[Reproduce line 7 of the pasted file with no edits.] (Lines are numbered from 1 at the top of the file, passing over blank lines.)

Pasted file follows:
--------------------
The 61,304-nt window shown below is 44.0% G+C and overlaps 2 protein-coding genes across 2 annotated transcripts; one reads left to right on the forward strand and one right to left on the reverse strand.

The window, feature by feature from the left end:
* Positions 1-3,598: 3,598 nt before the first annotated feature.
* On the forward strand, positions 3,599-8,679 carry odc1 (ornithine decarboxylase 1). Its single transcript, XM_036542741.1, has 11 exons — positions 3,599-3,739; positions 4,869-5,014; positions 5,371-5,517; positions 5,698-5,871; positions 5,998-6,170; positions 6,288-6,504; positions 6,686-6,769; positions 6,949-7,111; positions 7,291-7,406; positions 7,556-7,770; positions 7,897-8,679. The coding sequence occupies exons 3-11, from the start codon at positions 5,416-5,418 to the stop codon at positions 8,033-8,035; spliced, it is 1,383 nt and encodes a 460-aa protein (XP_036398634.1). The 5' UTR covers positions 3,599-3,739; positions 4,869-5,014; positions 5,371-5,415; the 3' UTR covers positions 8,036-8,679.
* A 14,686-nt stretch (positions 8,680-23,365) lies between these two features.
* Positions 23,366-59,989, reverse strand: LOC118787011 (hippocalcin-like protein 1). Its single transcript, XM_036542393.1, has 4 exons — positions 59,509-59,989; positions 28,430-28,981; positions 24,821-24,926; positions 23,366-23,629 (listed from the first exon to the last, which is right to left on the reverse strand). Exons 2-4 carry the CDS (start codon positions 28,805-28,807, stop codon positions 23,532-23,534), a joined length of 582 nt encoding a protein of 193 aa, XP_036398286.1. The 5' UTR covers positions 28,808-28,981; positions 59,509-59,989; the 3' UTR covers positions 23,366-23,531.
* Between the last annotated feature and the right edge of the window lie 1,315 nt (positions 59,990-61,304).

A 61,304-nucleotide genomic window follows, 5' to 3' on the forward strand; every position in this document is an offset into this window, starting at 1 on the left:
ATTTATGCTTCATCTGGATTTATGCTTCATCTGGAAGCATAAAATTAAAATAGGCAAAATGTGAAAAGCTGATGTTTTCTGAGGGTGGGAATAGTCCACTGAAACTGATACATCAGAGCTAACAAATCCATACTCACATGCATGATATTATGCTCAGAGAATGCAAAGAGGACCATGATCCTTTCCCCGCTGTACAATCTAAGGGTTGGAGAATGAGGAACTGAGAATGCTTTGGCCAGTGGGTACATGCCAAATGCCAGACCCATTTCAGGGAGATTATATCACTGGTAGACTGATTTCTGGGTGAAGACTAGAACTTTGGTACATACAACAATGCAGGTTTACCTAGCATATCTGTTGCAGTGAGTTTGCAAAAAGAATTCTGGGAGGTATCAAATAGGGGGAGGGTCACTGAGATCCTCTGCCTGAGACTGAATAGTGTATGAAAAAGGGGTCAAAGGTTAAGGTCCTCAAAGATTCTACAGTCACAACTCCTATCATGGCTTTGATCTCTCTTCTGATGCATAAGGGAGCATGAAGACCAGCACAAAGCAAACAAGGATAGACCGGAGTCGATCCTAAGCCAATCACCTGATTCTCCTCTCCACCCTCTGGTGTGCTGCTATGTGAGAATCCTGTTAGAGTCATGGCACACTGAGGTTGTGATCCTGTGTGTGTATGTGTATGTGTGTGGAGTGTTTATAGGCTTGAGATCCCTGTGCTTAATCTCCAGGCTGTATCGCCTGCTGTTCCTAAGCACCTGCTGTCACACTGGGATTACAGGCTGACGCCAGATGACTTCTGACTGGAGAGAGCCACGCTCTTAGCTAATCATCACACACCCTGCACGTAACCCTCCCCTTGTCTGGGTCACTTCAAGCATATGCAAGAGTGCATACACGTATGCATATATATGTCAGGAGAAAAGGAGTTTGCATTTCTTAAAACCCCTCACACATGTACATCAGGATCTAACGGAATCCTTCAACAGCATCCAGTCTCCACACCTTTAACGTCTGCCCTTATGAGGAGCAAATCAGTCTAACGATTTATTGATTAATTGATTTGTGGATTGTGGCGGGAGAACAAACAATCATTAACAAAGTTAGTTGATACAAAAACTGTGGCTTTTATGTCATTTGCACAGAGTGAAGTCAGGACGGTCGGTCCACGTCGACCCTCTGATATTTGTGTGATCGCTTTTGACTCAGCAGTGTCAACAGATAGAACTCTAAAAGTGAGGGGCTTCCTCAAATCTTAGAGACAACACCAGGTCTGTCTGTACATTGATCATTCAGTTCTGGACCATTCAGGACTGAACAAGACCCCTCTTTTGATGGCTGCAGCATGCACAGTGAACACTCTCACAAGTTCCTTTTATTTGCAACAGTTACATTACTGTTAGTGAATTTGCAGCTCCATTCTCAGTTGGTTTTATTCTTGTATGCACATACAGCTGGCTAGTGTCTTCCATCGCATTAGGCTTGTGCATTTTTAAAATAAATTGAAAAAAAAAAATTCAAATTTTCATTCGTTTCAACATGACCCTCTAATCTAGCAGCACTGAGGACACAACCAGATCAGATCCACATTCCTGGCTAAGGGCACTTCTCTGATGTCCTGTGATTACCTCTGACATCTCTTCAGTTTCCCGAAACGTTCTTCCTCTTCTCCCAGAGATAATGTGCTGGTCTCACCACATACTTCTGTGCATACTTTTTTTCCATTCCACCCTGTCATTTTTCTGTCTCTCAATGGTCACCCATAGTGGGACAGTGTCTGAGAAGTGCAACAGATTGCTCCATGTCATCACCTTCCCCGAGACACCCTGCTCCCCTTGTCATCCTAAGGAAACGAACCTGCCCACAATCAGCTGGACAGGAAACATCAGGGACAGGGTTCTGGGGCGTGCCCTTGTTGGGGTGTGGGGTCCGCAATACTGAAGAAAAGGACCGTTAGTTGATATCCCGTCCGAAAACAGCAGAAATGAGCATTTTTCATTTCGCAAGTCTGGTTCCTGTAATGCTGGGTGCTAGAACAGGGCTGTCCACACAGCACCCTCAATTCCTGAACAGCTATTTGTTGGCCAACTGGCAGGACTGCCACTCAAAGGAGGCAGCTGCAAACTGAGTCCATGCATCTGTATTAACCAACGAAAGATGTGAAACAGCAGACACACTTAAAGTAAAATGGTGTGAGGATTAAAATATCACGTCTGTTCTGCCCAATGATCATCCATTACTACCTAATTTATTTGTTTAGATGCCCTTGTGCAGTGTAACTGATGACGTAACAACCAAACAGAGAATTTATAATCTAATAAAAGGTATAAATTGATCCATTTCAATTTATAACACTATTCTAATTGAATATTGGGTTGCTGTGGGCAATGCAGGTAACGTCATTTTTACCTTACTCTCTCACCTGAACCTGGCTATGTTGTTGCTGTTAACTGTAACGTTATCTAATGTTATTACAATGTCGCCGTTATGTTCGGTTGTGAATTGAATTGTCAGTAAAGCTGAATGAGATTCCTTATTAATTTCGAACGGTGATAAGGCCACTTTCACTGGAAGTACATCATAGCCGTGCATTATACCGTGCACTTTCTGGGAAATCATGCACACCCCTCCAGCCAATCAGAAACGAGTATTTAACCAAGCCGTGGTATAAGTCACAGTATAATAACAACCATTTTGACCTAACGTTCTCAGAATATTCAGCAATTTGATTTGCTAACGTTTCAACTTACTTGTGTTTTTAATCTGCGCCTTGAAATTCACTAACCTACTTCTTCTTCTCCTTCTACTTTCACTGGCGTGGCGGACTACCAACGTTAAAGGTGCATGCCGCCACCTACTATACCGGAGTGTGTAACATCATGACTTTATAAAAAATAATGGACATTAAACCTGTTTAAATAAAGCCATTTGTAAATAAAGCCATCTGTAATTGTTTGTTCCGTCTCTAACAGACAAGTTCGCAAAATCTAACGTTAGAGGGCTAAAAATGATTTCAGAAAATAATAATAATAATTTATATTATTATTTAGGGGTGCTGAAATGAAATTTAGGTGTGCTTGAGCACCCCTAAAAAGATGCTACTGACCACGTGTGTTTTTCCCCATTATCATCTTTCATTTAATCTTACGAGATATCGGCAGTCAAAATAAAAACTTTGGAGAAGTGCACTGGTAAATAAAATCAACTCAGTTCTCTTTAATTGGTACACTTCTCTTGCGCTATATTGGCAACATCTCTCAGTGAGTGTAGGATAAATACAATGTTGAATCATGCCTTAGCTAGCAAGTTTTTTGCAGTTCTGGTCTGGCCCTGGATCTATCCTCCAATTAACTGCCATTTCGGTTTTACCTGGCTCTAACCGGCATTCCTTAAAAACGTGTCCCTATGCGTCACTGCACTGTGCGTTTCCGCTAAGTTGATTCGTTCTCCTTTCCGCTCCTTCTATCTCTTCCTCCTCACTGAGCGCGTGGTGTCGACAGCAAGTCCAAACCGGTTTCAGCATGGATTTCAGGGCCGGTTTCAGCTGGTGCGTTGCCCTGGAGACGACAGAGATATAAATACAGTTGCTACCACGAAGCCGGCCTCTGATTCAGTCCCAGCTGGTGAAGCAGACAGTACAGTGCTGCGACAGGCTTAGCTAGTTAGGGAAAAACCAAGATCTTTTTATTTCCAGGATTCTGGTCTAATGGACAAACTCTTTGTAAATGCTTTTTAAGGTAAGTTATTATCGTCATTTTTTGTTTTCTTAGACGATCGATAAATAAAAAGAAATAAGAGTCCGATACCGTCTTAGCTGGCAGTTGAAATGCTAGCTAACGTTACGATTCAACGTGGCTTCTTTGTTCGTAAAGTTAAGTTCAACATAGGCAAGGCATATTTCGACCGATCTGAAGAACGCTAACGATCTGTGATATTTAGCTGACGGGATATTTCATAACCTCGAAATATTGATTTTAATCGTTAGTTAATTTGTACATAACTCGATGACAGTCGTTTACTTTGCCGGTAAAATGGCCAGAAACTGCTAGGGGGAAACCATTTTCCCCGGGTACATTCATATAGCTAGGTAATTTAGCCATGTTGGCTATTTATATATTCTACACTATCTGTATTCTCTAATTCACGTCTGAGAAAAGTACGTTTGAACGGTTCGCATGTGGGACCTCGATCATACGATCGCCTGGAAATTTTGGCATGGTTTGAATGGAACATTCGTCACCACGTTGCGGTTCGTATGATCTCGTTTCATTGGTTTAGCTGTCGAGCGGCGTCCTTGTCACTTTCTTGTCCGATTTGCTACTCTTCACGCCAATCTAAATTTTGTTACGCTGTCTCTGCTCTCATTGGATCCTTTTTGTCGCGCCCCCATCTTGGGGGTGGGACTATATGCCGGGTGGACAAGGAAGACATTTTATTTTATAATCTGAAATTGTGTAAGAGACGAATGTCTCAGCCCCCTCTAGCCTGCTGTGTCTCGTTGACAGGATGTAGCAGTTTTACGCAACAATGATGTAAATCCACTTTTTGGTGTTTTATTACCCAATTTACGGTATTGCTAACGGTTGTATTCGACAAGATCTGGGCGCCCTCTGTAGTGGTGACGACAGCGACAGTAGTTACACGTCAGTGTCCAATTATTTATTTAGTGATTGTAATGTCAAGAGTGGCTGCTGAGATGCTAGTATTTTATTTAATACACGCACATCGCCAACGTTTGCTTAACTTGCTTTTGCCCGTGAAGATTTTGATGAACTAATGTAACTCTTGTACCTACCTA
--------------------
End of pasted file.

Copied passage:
* Between the last annotated feature and the right edge of the window lie 1,315 nt (positions 59,990-61,304).